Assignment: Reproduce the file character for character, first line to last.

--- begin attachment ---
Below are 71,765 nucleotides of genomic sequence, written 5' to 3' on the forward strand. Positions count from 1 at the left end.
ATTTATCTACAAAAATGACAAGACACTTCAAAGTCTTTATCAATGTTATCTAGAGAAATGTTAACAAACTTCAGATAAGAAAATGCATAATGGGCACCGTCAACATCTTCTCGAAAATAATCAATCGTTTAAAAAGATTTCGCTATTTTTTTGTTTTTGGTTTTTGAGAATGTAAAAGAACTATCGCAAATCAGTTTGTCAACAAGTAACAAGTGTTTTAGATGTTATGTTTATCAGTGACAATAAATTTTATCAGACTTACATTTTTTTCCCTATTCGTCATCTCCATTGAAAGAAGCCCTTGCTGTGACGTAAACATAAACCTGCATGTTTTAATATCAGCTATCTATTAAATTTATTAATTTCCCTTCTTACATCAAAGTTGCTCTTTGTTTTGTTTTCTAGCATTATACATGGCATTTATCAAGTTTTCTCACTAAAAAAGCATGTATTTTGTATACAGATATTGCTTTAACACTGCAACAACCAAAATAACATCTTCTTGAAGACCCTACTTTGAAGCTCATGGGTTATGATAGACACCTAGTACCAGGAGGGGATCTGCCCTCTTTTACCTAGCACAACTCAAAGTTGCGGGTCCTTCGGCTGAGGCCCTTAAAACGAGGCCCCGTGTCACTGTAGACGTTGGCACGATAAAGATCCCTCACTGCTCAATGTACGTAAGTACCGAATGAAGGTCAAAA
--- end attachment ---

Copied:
Below are 71,765 nucleotides of genomic sequence, written 5' to 3' on the forward strand. Positions count from 1 at the left end.
ATTTATCTACAAAAATGACAAGACACTTCAAAGTCTTTATCAATGTTATCTAGAGAAATGTTAACAAACTTCAGATAAGAAAATGCATAATGGGCACCGTCAACATCTTCTCGAAAATAATCAATCGTTTAAAAAGATTTCGCTATTTTTTTGTTTTTGGTTTTTGAGAATGTAAAAGAACTATCGCAAATCAGTTTGTCAACAAGTAACAAGTGTTTTAGATGTTATGTTTATCAGTGACAATAAATTTTATCAGACTTACATTTTTTTCCCTATTCGTCATCTCCATTGAAAGAAGCCCTTGCTGTGACGTAAACATAAACCTGCATGTTTTAATATCAGCTATCTATTAAATTTATTAATTTCCCTTCTTACATCAAAGTTGCTCTTTGTTTTGTTTTCTAGCATTATACATGGCATTTATCAAGTTTTCTCACTAAAAAAGCATGTATTTTGTATACAGATATTGCTTTAACACTGCAACAACCAAAATAACATCTTCTTGAAGACCCTACTTTGAAGCTCATGGGTTATGATAGACACCTAGTACCAGGAGGGGATCTGCCCTCTTTTACCTAGCACAACTCAAAGTTGCGGGTCCTTCGGCTGAGGCCCTTAAAACGAGGCCCCGTGTCACTGTAGACGTTGGCACGATAAAGATCCCTCACTGCTCAATGTACGTAAGTACCGAATGAAGGTCAAAA